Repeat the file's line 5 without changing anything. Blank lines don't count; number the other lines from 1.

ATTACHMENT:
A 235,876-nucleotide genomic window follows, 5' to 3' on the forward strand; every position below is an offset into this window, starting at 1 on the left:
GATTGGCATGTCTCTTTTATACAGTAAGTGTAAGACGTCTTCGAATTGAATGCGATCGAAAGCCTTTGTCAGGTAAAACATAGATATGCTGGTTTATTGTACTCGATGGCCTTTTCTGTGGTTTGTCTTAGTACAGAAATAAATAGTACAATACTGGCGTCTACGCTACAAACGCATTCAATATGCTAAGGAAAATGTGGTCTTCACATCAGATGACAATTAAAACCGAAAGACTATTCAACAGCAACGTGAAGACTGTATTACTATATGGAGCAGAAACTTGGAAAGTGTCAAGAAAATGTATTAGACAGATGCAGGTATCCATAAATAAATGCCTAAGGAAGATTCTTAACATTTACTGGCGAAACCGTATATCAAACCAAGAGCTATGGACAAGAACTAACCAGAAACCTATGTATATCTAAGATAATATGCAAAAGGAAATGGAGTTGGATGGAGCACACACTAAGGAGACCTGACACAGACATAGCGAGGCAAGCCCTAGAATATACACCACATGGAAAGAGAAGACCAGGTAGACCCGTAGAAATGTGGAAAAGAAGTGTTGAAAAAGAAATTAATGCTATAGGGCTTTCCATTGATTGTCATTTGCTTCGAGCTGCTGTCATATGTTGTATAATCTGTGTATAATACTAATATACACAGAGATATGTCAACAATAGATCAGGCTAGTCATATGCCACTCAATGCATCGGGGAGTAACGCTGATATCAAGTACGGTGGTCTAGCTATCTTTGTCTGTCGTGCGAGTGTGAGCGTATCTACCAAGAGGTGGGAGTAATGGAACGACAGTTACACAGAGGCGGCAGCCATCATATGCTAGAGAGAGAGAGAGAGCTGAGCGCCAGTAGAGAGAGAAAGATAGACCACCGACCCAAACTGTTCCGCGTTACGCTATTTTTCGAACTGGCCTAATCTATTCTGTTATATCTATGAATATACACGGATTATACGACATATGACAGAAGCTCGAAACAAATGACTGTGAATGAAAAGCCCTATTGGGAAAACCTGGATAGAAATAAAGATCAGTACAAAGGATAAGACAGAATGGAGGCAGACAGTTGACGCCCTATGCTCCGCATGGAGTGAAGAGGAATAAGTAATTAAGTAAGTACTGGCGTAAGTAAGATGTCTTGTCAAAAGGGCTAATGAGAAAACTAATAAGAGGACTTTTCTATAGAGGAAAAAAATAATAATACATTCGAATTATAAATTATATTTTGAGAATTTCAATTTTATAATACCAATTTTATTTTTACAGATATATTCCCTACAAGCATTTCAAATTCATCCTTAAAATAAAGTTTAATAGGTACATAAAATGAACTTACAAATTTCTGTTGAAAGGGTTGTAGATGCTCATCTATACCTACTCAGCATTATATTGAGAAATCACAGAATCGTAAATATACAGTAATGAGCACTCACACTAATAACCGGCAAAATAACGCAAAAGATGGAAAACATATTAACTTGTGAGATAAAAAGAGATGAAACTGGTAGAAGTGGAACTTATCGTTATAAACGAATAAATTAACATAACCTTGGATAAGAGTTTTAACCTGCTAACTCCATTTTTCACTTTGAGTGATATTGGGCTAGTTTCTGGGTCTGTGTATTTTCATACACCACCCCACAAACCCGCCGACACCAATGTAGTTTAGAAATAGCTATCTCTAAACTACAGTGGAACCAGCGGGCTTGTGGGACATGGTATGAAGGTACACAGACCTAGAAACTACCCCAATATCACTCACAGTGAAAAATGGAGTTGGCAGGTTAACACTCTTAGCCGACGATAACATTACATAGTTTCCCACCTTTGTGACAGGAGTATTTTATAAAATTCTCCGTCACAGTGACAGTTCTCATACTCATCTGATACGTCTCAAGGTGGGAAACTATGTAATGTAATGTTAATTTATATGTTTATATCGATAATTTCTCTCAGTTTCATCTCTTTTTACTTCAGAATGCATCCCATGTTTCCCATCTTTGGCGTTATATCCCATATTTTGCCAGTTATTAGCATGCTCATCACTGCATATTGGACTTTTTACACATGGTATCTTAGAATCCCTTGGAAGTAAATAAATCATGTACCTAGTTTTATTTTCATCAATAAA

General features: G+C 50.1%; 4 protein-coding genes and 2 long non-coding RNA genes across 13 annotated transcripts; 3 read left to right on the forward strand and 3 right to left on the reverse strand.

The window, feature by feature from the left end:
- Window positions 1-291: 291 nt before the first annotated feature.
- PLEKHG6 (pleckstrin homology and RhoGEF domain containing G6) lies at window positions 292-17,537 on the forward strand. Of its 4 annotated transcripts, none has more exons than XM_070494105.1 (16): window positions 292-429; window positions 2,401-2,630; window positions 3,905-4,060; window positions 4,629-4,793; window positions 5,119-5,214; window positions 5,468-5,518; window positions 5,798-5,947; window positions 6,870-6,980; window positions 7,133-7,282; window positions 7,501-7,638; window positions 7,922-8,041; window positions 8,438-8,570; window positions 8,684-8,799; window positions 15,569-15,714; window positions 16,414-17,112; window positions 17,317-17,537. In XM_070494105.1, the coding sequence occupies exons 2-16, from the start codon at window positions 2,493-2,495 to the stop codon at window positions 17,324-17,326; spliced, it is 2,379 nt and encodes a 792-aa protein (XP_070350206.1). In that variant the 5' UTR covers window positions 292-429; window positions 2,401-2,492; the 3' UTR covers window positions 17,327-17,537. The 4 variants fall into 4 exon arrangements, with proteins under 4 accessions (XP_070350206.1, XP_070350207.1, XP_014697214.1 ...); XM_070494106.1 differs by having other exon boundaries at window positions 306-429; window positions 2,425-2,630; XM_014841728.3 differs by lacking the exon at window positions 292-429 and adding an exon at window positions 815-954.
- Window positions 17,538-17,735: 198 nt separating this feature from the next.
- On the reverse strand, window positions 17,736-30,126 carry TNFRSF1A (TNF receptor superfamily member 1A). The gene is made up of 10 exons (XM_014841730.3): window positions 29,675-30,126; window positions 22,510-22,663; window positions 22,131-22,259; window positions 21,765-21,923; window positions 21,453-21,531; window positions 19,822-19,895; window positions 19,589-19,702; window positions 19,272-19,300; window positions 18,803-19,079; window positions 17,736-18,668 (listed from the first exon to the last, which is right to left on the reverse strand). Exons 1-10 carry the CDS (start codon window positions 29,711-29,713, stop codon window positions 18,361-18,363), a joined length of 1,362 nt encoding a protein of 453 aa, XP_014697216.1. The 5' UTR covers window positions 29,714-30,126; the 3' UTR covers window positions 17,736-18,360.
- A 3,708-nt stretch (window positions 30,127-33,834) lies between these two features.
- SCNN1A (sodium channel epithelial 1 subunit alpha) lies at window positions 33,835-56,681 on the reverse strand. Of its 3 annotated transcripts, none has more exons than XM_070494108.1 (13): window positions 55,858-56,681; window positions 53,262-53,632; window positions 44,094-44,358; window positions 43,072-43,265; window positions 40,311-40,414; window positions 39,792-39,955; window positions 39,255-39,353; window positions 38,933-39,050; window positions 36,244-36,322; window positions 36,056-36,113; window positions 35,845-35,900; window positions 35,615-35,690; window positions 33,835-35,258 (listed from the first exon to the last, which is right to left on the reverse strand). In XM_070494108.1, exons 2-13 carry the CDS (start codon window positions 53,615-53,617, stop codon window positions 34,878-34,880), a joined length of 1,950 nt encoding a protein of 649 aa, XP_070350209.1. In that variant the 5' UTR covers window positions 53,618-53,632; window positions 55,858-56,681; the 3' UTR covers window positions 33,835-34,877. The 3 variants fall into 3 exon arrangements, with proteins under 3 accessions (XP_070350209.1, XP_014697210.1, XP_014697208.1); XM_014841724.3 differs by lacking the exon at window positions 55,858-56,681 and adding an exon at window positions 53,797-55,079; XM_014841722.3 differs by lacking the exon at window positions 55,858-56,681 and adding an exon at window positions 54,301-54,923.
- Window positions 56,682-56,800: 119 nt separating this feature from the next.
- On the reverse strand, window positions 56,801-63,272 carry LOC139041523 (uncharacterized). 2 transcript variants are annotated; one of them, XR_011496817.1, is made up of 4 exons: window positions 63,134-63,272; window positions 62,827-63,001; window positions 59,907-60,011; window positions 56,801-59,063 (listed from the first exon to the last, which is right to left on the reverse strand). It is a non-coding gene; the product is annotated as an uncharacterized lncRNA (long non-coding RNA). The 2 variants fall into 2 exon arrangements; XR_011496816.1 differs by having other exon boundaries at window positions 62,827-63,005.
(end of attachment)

- Window positions 1-291: 291 nt before the first annotated feature.